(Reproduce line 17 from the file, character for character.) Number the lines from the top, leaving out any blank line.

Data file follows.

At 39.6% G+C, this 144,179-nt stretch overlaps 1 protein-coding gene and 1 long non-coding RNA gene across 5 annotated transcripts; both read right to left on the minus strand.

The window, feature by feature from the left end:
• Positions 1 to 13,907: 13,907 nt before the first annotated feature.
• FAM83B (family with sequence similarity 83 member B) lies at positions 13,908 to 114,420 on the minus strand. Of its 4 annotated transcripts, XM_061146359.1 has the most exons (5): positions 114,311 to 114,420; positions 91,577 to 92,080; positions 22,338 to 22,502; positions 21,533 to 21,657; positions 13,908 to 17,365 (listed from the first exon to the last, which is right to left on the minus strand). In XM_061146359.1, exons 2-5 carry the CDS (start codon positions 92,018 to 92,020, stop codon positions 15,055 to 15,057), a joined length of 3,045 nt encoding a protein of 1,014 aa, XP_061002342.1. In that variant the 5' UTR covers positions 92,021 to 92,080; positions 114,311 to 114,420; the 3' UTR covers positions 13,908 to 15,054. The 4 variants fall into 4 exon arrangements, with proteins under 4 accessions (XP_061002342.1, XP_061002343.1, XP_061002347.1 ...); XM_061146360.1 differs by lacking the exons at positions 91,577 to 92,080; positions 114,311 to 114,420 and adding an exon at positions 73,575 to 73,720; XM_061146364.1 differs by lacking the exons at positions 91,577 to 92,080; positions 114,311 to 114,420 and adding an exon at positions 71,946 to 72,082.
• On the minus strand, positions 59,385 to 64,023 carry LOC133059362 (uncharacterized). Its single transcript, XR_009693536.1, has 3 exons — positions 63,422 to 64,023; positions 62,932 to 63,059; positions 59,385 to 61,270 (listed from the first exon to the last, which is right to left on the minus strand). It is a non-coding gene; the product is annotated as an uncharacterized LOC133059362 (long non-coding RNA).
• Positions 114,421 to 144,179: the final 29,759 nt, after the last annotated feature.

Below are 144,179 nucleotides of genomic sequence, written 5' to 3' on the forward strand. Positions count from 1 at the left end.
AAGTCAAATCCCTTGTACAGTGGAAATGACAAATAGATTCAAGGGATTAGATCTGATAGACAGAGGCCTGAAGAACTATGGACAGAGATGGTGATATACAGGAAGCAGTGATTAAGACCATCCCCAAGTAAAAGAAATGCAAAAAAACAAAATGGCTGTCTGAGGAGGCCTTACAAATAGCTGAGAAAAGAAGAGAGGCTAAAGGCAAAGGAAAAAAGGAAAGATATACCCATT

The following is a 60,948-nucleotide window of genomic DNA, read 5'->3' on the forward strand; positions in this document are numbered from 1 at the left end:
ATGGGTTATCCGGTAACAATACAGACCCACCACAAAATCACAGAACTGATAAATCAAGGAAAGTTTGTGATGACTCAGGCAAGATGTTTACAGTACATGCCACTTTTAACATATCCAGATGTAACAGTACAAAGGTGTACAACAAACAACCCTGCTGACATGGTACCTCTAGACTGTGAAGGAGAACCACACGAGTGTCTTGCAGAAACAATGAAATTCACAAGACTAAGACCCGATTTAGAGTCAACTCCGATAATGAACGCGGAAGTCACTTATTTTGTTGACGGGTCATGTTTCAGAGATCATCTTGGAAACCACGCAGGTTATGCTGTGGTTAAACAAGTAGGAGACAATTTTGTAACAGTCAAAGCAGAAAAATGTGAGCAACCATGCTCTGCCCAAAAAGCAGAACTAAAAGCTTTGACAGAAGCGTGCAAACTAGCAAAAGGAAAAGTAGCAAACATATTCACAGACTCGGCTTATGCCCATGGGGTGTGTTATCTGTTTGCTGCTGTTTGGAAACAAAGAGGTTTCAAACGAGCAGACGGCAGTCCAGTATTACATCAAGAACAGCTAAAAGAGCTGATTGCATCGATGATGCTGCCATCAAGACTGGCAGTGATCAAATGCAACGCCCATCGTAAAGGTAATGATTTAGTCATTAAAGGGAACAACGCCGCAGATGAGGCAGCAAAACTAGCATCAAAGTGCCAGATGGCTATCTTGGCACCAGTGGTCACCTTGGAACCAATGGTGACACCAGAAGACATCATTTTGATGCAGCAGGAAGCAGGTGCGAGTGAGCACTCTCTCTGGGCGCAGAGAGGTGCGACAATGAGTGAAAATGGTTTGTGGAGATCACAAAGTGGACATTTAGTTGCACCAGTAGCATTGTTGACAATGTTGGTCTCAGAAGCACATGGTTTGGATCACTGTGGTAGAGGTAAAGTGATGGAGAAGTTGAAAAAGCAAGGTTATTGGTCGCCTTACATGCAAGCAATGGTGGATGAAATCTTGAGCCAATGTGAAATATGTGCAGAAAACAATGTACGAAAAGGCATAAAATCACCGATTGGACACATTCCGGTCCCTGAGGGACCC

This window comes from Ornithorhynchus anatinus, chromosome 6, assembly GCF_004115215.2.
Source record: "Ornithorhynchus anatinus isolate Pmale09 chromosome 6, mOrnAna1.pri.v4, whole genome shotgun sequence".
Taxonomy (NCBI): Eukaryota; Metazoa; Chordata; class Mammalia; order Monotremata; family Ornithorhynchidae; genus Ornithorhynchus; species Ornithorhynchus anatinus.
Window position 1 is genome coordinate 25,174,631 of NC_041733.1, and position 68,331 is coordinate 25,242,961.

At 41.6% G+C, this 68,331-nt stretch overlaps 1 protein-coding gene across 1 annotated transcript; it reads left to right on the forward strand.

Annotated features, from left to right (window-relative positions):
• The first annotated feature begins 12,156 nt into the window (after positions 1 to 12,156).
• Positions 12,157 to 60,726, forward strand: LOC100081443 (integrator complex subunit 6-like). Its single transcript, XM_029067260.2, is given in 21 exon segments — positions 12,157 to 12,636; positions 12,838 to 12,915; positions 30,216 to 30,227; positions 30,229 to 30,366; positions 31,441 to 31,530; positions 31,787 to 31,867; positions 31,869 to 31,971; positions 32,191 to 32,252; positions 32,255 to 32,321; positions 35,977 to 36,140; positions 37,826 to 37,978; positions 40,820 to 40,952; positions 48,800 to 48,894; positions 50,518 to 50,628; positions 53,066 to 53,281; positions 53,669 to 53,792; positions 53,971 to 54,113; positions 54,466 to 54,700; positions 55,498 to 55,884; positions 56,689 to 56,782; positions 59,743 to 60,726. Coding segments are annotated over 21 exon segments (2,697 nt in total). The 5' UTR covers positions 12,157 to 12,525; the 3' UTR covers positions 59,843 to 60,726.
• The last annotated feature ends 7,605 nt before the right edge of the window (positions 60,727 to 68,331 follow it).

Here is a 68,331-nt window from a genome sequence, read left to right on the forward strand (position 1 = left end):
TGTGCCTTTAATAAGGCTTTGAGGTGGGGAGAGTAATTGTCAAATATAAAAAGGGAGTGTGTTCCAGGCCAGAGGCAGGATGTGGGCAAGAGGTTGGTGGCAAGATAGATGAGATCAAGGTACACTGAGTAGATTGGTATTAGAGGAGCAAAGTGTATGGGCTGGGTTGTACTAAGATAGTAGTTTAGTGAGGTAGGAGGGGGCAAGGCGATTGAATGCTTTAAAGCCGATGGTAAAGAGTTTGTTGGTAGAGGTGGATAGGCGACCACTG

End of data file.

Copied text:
• The first annotated feature begins 12,156 nt into the window (after positions 1 to 12,156).